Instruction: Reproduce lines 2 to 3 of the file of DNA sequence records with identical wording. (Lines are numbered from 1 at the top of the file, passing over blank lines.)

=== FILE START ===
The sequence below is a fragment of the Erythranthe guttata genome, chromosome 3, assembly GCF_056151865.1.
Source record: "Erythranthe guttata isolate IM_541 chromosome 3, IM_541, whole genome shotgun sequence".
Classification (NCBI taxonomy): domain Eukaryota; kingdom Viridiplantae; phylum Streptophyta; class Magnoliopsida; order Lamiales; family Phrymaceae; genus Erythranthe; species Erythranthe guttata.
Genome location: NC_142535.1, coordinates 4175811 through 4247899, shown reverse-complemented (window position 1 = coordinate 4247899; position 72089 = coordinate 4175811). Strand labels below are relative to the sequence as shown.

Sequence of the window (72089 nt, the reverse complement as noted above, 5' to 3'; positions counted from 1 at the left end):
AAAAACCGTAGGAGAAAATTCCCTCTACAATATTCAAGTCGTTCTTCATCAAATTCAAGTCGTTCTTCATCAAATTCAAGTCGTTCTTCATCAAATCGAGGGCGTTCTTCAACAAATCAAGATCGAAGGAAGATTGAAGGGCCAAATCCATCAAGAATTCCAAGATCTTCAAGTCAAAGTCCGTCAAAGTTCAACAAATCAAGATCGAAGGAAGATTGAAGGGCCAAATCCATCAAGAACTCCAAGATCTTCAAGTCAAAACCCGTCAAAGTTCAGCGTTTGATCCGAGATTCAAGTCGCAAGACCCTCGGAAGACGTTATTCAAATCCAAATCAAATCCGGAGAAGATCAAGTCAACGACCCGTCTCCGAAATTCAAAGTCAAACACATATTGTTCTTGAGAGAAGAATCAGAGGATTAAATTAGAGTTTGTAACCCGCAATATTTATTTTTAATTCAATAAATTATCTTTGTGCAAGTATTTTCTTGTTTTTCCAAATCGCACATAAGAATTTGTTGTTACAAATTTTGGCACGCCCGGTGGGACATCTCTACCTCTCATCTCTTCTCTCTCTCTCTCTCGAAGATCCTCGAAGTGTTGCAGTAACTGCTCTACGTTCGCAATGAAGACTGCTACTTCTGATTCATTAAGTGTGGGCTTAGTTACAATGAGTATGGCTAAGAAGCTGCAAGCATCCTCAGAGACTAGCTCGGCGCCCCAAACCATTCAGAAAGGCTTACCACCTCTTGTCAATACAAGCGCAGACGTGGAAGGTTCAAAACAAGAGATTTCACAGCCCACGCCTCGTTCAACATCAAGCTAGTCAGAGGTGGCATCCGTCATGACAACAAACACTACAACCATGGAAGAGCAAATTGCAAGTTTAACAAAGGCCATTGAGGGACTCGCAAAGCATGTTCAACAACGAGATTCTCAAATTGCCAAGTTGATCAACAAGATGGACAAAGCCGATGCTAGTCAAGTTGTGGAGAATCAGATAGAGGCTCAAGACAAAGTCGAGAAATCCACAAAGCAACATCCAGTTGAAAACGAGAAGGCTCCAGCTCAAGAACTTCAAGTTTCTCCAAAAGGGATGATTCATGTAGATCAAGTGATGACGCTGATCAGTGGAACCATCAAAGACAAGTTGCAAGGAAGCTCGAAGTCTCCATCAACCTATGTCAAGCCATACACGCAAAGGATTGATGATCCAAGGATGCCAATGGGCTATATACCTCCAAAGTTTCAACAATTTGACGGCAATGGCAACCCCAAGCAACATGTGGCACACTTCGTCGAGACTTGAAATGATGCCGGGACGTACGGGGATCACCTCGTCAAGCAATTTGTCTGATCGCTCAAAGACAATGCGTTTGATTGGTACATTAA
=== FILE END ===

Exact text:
Source record: "Erythranthe guttata isolate IM_541 chromosome 3, IM_541, whole genome shotgun sequence".
Classification (NCBI taxonomy): domain Eukaryota; kingdom Viridiplantae; phylum Streptophyta; class Magnoliopsida; order Lamiales; family Phrymaceae; genus Erythranthe; species Erythranthe guttata.